Creation of new connections inside sound-generating electronic devices to provide sounds unintended by their original designers. A wide range of effects can be achieved, and extra tactile controls such as potentiometers, switches, photocells, and body contacts can be added to control the new effects, the most frequent modification being for pitch control. Often various ‘bends’ are found accidentally by arbitrarily connecting two different points on the circuit board. Circuit bending has attracted considerable attention among persons interested in experimental electronic music and synthesizers, and it can be achieved with limited electronics knowledge and construction skills. Because circuit bending calls for unauthorised, sometimes radical changes to the circuitry’s original pathways, it risks damaging or destroying the device being modified. Toys are often exploited for circuit bending because of their ubiquity and low cost and the small risk of electrical shock from their low voltage. Battery-operated toys such as the Texas Instruments Speak n’ Spell and the Casio SK-1 have latent sonic potential and are prime targets for tinkerers seeking such sounds inexpensively or at no cost and because they tend to ‘glitch’ easily, spewing out fragmented bits of digital speech and strange sounds. Examples of circuit-bent creations include electronic keyboards, sound modules, drum machines, effects pedals, and karaoke machines. Video bending uses these same methods to modify video-game consoles to make abstract visual patterns in addition to novel sounds....

Article

Hugh Davies

[orgue des ondes (Fr.: ‘organ of the waves’)]

Electronic organ designed by the organ builder Edouard Eloi Coupleux of Tourcoing and the radio engineer Joseph Armand Givelet in Paris in 1929–30, and produced under patents of 1934 and 1936. It was the first successful polyphonic instrument based on electronic oscillators (demonstrated already in Givelet’s monophonic piano radioélectrique in 1927) and the first electronic organ to be in regular use. In 1931 Charles Tournemire played the Coupleux-Givelet organ at the church of Villemomble. Up to the mid-1930s at least four were installed in churches in France and Switzerland and one at the Poste Parisien broadcasting station (hence the instrument’s alternative name). The prototype contained only 12 oscillators, the signals from which were routed through frequency doublers; this rather primitive system in which each oscillator signal could be transposed only to other octave positions did not permit the simultaneous sounding of octaves. The finished organs normally had two manuals, with one easily tunable oscillator for each note, necessitating a total of 250 to 700 valves. The Poste Parisien organ (...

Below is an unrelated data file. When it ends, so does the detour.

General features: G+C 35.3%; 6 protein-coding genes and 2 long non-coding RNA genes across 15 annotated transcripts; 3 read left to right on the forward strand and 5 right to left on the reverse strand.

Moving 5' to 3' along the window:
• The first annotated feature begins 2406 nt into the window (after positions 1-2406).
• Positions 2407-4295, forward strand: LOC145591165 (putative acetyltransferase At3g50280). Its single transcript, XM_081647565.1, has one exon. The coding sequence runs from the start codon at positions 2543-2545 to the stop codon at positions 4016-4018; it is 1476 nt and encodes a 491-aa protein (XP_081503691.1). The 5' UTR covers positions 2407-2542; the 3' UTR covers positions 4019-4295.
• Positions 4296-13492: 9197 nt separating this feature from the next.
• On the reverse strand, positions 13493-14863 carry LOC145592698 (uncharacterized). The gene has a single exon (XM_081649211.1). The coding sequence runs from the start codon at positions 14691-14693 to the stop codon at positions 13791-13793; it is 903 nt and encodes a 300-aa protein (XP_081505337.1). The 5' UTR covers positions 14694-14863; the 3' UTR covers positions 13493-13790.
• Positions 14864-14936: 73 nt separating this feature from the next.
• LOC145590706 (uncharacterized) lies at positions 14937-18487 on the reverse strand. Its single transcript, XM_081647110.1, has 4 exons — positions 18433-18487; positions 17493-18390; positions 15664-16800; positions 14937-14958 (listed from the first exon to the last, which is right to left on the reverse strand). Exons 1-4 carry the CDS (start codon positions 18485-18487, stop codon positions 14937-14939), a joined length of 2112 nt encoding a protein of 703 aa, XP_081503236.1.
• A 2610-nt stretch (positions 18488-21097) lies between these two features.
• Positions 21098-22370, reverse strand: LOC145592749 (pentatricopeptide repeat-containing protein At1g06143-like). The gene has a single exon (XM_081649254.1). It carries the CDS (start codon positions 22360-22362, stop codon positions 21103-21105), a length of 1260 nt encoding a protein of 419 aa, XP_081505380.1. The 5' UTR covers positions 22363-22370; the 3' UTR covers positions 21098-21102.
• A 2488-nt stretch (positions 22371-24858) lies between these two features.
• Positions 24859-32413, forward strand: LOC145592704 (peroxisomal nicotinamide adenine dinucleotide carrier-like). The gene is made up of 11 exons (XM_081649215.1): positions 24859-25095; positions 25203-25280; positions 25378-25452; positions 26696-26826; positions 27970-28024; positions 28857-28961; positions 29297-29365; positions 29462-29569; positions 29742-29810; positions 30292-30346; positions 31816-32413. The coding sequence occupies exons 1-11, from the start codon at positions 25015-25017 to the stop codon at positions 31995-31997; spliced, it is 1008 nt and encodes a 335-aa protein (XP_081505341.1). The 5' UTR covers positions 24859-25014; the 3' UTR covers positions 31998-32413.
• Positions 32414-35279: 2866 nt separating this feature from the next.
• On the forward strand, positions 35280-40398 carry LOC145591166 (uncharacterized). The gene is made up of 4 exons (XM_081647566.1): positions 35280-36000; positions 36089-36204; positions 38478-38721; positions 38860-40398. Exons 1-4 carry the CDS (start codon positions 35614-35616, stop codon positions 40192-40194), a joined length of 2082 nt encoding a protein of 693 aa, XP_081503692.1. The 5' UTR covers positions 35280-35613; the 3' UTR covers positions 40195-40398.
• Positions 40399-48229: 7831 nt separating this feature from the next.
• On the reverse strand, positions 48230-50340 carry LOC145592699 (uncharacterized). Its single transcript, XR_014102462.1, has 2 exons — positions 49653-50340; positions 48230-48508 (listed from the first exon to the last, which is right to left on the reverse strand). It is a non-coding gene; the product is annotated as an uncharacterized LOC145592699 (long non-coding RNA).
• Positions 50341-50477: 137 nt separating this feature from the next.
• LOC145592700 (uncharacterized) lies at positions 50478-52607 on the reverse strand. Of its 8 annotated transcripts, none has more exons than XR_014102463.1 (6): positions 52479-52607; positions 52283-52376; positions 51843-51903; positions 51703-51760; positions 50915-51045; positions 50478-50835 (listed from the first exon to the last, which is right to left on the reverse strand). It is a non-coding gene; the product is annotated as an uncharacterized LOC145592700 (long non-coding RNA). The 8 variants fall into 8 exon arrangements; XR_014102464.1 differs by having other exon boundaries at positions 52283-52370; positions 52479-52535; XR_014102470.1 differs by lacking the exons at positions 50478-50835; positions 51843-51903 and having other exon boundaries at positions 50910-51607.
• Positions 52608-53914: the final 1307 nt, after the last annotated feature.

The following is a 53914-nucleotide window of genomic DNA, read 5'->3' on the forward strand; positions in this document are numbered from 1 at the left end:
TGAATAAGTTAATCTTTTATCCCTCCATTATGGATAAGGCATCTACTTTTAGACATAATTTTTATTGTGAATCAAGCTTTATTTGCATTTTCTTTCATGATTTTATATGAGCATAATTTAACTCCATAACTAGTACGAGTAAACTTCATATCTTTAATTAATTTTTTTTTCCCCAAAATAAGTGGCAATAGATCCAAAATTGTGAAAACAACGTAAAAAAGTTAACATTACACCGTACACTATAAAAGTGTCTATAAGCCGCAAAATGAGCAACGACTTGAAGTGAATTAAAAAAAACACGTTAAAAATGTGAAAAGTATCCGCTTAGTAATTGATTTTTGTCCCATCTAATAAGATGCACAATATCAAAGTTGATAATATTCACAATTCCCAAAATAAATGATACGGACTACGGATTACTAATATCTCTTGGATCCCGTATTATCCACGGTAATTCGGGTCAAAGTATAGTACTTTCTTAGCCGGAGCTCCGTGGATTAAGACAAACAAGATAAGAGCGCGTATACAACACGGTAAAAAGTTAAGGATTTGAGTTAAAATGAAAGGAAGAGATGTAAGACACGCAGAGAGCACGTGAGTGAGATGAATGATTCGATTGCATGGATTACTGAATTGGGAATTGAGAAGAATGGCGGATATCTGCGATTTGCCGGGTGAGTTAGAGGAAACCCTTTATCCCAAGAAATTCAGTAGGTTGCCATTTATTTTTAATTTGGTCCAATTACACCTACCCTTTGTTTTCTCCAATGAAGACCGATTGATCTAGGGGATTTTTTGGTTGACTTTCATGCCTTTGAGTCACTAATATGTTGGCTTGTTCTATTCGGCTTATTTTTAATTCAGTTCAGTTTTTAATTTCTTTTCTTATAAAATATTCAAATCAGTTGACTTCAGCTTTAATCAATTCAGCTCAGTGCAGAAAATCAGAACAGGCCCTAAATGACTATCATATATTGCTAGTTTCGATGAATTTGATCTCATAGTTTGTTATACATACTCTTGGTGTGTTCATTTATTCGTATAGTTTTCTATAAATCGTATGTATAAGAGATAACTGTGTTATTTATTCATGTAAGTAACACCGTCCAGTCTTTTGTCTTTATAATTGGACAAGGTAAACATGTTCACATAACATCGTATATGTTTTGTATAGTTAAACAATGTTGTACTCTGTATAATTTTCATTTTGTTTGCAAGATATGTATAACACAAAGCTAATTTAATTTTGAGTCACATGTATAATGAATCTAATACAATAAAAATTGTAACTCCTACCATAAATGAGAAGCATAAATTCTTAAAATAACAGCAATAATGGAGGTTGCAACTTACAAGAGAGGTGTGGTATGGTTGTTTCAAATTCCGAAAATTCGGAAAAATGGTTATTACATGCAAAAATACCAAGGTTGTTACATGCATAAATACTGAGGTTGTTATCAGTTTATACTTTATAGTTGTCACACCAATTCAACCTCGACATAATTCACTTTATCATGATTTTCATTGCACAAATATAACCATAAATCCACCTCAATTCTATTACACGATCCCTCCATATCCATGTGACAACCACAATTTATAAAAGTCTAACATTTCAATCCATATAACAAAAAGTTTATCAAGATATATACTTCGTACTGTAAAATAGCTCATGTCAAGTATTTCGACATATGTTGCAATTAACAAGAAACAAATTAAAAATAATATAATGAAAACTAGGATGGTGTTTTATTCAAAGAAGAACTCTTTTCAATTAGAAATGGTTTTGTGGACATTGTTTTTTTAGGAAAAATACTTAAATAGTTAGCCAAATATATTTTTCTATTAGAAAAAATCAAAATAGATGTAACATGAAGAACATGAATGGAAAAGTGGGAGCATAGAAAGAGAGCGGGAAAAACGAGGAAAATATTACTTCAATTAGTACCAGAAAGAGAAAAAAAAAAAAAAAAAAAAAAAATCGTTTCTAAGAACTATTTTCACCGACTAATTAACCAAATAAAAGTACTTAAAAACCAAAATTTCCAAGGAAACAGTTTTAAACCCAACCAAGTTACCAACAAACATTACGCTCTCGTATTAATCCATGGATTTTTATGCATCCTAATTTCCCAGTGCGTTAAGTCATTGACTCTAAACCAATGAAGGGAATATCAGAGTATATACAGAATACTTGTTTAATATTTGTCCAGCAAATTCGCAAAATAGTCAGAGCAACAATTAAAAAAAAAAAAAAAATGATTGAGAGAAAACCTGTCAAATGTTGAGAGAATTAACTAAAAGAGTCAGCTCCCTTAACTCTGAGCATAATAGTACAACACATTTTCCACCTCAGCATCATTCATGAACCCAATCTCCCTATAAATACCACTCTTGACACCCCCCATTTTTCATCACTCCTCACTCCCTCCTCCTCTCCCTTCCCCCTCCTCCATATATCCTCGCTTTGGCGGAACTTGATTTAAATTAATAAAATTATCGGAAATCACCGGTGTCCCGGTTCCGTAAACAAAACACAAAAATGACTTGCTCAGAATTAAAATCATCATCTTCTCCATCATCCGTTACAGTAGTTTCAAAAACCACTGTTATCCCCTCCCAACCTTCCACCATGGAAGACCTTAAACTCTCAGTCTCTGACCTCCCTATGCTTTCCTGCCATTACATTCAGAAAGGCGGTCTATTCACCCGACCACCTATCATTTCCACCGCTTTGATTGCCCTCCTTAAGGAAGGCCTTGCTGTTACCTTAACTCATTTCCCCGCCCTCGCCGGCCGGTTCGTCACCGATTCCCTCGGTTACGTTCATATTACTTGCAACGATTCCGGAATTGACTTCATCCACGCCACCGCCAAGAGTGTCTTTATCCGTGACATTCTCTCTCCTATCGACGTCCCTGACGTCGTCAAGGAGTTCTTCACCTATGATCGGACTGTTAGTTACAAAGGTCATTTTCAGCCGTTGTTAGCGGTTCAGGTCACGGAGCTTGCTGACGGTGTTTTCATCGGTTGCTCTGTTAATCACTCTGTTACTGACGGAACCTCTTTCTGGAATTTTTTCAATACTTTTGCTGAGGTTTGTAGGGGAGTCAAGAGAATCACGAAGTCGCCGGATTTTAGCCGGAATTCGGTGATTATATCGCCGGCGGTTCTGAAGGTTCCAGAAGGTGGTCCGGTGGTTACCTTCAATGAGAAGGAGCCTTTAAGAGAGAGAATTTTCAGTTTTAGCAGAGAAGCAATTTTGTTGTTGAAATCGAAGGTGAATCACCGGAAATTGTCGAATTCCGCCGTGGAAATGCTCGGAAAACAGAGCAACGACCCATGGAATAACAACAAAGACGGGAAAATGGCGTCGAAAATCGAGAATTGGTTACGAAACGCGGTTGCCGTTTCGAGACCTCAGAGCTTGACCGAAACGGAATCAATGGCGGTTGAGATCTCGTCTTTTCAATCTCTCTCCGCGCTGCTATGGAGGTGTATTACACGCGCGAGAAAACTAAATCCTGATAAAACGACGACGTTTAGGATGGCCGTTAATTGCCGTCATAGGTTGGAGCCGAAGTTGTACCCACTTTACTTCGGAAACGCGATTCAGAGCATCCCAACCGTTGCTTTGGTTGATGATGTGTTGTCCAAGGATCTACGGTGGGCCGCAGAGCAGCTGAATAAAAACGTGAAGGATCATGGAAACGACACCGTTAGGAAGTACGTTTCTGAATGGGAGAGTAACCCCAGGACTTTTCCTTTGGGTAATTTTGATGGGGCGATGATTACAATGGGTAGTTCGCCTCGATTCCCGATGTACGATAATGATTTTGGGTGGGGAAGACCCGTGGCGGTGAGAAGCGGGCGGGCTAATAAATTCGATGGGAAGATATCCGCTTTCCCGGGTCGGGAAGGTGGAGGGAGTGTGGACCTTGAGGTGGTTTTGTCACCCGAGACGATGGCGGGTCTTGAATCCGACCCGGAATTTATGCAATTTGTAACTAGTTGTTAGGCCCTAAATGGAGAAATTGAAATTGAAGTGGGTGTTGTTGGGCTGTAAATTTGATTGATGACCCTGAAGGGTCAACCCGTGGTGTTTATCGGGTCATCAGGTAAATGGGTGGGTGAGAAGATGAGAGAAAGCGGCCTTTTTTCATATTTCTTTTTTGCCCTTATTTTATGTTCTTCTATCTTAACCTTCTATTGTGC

Article

Alex U. Case

[DAW]

A digital audio workstation (DAW) comprises a combination of computer hardware and software used for the computer-based creation of recorded music through multitrack production. It typically consists of a multitrack recorder, a mixer, and a diversity of signal processors, such as faders, pan pots, equalizers, compressors, delays, and reverbs. The DAW unites within a desktop or laptop computer the full functionality that the analog recording studio offers across many separate components, including tape machines, mixing consoles, and effects devices.